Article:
Goldie Behl on his web series RejectX, and rumours of it being a sequel to popular TV show Remix
Filmmer Goldie Behl returns to the director's chair after two years.
Filmmer Goldie Behl returns to the director's chair after two years. His last directorial was the majestic TV show Aarambh. After trying his luck in both cinema and TV, he is making his debut on the digital medium, which he believes is a great marriage of the two platforms he has worked in.
As his musical show RejectX releases on Zee5 on 25 July, Firstpost talks to the director on a host of topics, from Remix to what kept him going during his wife, Sonali Bendre's cancer episode. Excerpts from the interaction:
Is RejectX a 'spiritual' sequel of Remix? What is different and what is the same?.
That's an interesting question. That's an interesting way to put it. RejectX is me growing up and growing young at the same time. I was much younger when I made Remix. Now, I'm living my teenage through my kid and my nephew. I find it (RejectX) [to be] a contemporary yet different version of that (Remix). Yes, it has music. Yes, it has a high school setting. Yet it is far more real because the times are such, the platform is such, that we can afford to be more real. So you could say they're integrated at some point. But they're very different.
At a time when nostalgia is being 'remixed', how did you ensure you struck the right balance between nostalgia and keeping up with the times?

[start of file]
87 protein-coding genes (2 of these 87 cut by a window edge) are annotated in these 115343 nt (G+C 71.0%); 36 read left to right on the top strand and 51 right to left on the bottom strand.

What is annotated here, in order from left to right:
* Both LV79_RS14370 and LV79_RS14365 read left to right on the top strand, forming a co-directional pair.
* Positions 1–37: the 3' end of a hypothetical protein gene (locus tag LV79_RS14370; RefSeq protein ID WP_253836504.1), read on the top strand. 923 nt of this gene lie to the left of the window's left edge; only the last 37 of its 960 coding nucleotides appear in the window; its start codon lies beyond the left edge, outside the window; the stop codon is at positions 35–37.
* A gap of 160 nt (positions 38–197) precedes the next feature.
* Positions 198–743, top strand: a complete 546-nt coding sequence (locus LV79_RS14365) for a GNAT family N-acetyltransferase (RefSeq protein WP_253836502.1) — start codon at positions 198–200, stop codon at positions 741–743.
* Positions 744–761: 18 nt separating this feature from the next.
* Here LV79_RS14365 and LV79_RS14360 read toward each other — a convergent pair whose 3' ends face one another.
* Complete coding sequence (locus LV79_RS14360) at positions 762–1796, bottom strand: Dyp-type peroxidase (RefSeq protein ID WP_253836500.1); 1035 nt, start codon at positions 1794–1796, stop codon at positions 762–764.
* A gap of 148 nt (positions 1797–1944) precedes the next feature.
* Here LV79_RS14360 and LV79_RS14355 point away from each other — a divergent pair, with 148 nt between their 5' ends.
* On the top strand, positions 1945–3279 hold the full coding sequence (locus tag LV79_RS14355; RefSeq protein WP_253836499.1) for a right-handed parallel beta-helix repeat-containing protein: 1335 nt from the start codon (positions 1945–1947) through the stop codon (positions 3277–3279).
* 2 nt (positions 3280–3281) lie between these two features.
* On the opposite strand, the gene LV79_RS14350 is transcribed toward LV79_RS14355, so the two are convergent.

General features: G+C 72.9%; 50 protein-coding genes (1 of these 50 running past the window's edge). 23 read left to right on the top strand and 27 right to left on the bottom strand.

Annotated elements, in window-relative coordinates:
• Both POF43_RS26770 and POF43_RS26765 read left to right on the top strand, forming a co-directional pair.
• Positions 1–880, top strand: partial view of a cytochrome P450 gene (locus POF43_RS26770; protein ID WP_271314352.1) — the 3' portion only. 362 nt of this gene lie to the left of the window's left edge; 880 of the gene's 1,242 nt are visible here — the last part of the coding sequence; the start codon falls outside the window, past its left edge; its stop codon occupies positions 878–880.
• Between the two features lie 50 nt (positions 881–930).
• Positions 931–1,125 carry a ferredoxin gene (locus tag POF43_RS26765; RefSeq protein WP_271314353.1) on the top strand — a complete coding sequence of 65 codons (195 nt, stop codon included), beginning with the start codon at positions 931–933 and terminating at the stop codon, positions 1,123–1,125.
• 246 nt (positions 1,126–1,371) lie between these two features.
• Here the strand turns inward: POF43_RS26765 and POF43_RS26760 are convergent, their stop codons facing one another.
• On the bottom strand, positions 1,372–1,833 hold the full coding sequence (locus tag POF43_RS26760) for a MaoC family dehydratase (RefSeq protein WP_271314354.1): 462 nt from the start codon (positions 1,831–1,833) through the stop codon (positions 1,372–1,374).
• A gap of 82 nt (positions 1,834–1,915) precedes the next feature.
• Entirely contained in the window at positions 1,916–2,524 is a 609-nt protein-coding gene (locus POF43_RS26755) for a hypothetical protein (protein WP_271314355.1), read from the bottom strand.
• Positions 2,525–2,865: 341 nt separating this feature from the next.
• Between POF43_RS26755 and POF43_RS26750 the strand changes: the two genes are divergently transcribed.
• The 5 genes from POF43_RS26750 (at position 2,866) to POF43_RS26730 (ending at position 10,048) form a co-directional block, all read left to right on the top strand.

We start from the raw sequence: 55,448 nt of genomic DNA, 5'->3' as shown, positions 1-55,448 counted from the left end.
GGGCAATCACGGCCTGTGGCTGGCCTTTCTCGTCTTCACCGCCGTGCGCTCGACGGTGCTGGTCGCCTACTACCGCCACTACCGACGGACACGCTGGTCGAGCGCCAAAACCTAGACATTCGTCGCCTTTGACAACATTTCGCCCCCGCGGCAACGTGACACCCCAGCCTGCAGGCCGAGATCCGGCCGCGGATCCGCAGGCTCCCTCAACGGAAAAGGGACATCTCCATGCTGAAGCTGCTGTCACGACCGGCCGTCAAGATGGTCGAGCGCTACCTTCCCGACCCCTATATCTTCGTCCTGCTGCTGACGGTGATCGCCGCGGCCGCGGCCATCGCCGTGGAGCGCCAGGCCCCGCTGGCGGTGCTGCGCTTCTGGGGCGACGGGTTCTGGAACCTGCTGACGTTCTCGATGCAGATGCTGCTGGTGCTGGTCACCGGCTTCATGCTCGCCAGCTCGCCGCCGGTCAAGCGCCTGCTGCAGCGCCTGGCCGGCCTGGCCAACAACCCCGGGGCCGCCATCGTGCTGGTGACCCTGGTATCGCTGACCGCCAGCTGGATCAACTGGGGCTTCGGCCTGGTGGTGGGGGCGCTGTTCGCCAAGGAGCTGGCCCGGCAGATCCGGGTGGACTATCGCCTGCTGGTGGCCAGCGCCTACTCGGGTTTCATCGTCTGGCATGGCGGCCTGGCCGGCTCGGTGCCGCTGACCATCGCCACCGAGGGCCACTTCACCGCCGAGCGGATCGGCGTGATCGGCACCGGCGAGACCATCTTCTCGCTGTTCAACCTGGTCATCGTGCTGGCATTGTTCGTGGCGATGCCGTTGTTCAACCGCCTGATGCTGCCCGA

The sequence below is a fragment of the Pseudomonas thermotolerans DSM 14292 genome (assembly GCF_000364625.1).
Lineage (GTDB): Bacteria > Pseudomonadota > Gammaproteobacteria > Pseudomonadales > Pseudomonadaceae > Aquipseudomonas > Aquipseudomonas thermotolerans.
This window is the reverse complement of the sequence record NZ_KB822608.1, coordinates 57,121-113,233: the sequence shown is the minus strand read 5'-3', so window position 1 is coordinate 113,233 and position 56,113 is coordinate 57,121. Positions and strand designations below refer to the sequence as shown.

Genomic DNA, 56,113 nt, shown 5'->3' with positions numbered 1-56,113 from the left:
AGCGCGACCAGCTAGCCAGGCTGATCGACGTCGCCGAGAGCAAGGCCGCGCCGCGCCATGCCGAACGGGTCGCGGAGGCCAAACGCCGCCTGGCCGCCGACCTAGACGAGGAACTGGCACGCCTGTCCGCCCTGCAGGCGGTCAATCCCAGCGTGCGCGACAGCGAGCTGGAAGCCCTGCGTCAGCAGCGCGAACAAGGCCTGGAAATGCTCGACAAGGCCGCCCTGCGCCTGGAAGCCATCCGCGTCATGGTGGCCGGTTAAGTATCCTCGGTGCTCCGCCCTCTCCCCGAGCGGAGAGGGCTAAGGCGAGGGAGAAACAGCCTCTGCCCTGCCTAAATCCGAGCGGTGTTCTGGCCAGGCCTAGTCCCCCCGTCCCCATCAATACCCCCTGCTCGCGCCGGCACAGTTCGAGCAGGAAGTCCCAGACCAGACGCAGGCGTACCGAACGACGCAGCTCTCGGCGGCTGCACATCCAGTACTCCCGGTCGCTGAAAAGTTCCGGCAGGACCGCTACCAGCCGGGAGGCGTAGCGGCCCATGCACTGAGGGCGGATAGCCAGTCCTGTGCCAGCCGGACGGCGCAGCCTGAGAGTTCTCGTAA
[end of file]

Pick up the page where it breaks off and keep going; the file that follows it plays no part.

By being not nostalgic at all, and by thinking yourself as a newcomer.
The setting of the show is an international school. It's in Singapore and has students from various cultures there. I always wondered why only Americans make high school movies. We can make a high school show that's about Indians, set in an international setting. That's why one of the primary antagonists in the show is of Thai origin. He speaks in English, though with a Thai accent.
I'm grateful to Zee 5 for putting money where its mouth is. The show is about many Indian students from all walks of life, who resolve their differences in a global school. They soon form a band and participate in the underground music battle. But one of them gets kidnapped. The rest of the show revolves around how they find him, how close to the finale of a competition they find him, what state they find him in, and if he'll be able to come back from the rejection he has faced. At the same time, they're dealing with their own rejections, from gender fluidity, erectile dysfunction, body shaming, to dysfunctional families, suicidal tendencies. Any young person can face these global issues. That's why this show is likely to work across barriers.
How does a 44-year-old keep up wit the concerns of the new generation?
I still think I'm younger than all of them (one of the cast member shouts, 'Yes you are!'). I keep to listening to new music and get in touch with new influences. Then as a director with so many years of experience, I get to keep all of that in the script. So there is a certain discipline that comes with experience. That discipline, integrated with the constant young fluttering heart of mine gives me a good blend for this kind of content.